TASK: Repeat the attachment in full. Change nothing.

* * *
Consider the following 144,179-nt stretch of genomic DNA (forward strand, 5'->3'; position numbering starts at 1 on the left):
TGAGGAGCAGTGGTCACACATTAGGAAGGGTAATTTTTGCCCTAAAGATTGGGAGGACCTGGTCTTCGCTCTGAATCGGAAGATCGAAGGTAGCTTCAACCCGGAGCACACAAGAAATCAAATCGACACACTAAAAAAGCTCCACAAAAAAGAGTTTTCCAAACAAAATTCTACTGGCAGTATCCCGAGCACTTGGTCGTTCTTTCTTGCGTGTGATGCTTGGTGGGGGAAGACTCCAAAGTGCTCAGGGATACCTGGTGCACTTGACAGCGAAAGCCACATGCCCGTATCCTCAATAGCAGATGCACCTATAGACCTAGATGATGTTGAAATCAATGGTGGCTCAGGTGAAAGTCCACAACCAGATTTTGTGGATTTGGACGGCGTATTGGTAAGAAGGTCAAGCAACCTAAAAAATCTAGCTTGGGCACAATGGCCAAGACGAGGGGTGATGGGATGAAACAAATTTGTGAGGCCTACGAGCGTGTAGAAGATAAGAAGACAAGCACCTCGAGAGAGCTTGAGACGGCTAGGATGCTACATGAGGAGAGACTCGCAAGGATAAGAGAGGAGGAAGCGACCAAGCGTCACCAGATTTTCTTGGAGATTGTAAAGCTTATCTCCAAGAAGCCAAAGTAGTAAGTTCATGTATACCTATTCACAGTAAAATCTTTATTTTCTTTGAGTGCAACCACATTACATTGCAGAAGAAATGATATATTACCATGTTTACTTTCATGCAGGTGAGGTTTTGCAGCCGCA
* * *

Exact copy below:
Consider the following 144,179-nt stretch of genomic DNA (forward strand, 5'->3'; position numbering starts at 1 on the left):
TGAGGAGCAGTGGTCACACATTAGGAAGGGTAATTTTTGCCCTAAAGATTGGGAGGACCTGGTCTTCGCTCTGAATCGGAAGATCGAAGGTAGCTTCAACCCGGAGCACACAAGAAATCAAATCGACACACTAAAAAAGCTCCACAAAAAAGAGTTTTCCAAACAAAATTCTACTGGCAGTATCCCGAGCACTTGGTCGTTCTTTCTTGCGTGTGATGCTTGGTGGGGGAAGACTCCAAAGTGCTCAGGGATACCTGGTGCACTTGACAGCGAAAGCCACATGCCCGTATCCTCAATAGCAGATGCACCTATAGACCTAGATGATGTTGAAATCAATGGTGGCTCAGGTGAAAGTCCACAACCAGATTTTGTGGATTTGGACGGCGTATTGGTAAGAAGGTCAAGCAACCTAAAAAATCTAGCTTGGGCACAATGGCCAAGACGAGGGGTGATGGGATGAAACAAATTTGTGAGGCCTACGAGCGTGTAGAAGATAAGAAGACAAGCACCTCGAGAGAGCTTGAGACGGCTAGGATGCTACATGAGGAGAGACTCGCAAGGATAAGAGAGGAGGAAGCGACCAAGCGTCACCAGATTTTCTTGGAGATTGTAAAGCTTATCTCCAAGAAGCCAAAGTAGTAAGTTCATGTATACCTATTCACAGTAAAATCTTTATTTTCTTTGAGTGCAACCACATTACATTGCAGAAGAAATGATATATTACCATGTTTACTTTCATGCAGGTGAGGTTTTGCAGCCGCA